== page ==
THE BLOG
08/04/2015 06:37 BST | Updated 06/06/2015 06:59 BST

Holidays Can Put a Strain on Your Relationship

Many people have high expectations of their holidays. They spend weeks, even months, hoping that everything will be blissful, idyllic. Reality can mean that things don't always go to plan as they discover that they're not as relaxed with their partner as they'd hoped, may have even grown apart from each other. Holidays can put one heck of a strain on our relationship!

It's interesting that whilst many family lawyers comment that whilst New Year is often the busiest time for people to seek a divorce, after the full-on closeness, stress and drama of a family Christmas spent together, holiday times and long Bank Holiday weekends can equally place an inordinate amount of strain on our relationship.

Consider how our normal day-to-day living consists of much familiar, automatic routine, of us being aware of our roles, of what's expected of us, having tasks that we regularly do before we collapse in front of the TV or wander off exhausted to bed.

Holidays can put any flaws or short-comings in our relationship under the spotlight as we book time away, expectantly hoping to have fun together and rekindle some of the old spark and intimacy during our trip.

Here are some tips that can help to ease the strain of holidays:

- A de-stress session before your holiday can be a good idea. I have clients who come for hypnotherapy so that they're able to relax immediately their holiday starts, rather than typically take two or three days to wind down from their busy work schedule. A pre-holiday massage is another valuable way to manage stress, strain and tension.

- Discuss in advance if there are specific things either of you would like to do during the holiday. Some people simply want to relax by the pool or on the beach. Others would hate to do that and prefer to explore, walk miles, browse through markets and sight-see. Discuss if you're happy to compromise and do a little of both or prefer to spend some time enjoying things separately. That way any areas of potential strain are out in the open and have been agreed in advance.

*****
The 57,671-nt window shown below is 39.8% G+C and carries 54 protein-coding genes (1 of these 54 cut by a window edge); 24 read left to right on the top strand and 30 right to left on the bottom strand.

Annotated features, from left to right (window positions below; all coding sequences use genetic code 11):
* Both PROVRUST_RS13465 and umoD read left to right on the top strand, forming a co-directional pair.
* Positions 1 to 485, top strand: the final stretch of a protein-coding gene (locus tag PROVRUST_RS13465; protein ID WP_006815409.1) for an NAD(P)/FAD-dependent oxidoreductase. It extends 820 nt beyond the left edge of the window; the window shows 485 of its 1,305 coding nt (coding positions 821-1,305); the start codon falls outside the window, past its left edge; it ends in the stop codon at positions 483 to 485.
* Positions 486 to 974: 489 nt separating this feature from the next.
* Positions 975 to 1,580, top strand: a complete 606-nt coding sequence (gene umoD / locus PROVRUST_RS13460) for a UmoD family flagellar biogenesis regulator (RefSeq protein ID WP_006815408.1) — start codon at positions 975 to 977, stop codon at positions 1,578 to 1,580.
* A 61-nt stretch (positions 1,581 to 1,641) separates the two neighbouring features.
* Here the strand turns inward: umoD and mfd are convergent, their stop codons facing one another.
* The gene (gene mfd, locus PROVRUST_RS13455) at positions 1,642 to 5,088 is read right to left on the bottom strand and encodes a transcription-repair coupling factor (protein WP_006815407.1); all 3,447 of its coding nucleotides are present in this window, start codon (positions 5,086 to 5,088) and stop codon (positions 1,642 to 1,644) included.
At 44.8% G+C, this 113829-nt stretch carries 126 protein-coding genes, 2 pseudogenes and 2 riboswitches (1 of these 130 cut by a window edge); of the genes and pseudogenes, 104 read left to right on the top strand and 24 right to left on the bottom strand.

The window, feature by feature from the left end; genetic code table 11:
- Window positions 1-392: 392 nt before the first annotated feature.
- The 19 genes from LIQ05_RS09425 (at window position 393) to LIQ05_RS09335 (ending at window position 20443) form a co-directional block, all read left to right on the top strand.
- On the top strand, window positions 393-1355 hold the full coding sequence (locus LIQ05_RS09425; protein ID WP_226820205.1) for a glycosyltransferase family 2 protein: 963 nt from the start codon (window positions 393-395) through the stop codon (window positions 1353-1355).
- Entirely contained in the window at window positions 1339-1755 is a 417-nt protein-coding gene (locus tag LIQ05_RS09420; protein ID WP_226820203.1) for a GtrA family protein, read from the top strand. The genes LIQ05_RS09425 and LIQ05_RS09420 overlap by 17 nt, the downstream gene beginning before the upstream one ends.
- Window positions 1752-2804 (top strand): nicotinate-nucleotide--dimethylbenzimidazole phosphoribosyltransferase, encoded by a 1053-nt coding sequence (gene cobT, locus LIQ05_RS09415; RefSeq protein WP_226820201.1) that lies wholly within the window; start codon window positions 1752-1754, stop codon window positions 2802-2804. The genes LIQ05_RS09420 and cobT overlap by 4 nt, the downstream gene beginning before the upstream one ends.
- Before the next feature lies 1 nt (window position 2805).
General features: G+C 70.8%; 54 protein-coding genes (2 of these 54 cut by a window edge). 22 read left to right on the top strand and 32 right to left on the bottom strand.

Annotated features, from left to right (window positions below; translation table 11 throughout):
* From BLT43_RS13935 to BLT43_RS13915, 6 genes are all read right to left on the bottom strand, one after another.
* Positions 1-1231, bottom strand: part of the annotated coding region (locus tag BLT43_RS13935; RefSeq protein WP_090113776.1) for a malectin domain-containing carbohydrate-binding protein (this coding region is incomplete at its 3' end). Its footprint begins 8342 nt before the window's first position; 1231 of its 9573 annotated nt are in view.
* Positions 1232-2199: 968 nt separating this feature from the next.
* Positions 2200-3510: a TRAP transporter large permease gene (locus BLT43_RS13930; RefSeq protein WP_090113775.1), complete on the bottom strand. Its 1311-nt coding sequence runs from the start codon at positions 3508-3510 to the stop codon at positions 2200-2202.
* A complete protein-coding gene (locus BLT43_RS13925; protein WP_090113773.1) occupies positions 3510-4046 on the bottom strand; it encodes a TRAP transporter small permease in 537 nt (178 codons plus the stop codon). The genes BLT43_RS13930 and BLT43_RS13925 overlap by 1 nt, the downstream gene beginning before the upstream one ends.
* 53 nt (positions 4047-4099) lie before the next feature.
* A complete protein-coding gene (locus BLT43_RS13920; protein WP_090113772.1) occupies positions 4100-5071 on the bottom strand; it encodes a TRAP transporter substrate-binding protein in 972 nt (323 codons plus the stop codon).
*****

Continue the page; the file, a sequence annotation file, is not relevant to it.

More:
- Some couples only realise when they're on holiday that they have lost the art of chatting conversationally with each other. They've stopped sharing banter and chit-chat and now simply exchange information and updates when they're at home. It may be a revelation to discover how far they've drifted apart and lost touch with each other's lives, interests, hopes and dreams.

If this is you then your holiday can be a good time to focus on what needs to be done; talking, taking time for intimacy and love-making, having fun together. It can be a great opportunity to sensitively discuss your relationship and agree on the importance of scheduling regular 'us' time as part of your post-holiday plans.

- Children often benefit from playing and spending time with other children whilst they're on holiday, as do their parents from having a little free time on their own. Check if you need to book children's clubs in advance and then aim to make the most of your personal time and spend it doing companionable things as a couple.

- If you're spending the holidays at home ensure that some time is committed to fun activities and not just doing chores, DIY and projects around the house. Plan some leisurely time together for relaxing lunches, walks and catching up on idle conversation. Aim to reconnect and enjoy each other's company.

Holidays can provide an opportunity to put life's daily stresses and pressures to one side for a while and interact with each other as the couple you used to be before life/children/work/stress got in the way. They can provide time to revisit what attracted you both to each other in the first place, time to reconnect with your relationship and remind yourselves of how good it could be once again.

Use the opportunity to relax, practice sensitivity, respect and commit to communicate well whilst letting go of some of your daily stresses and strains. Use your holiday as a time to refresh yourself and your relationship.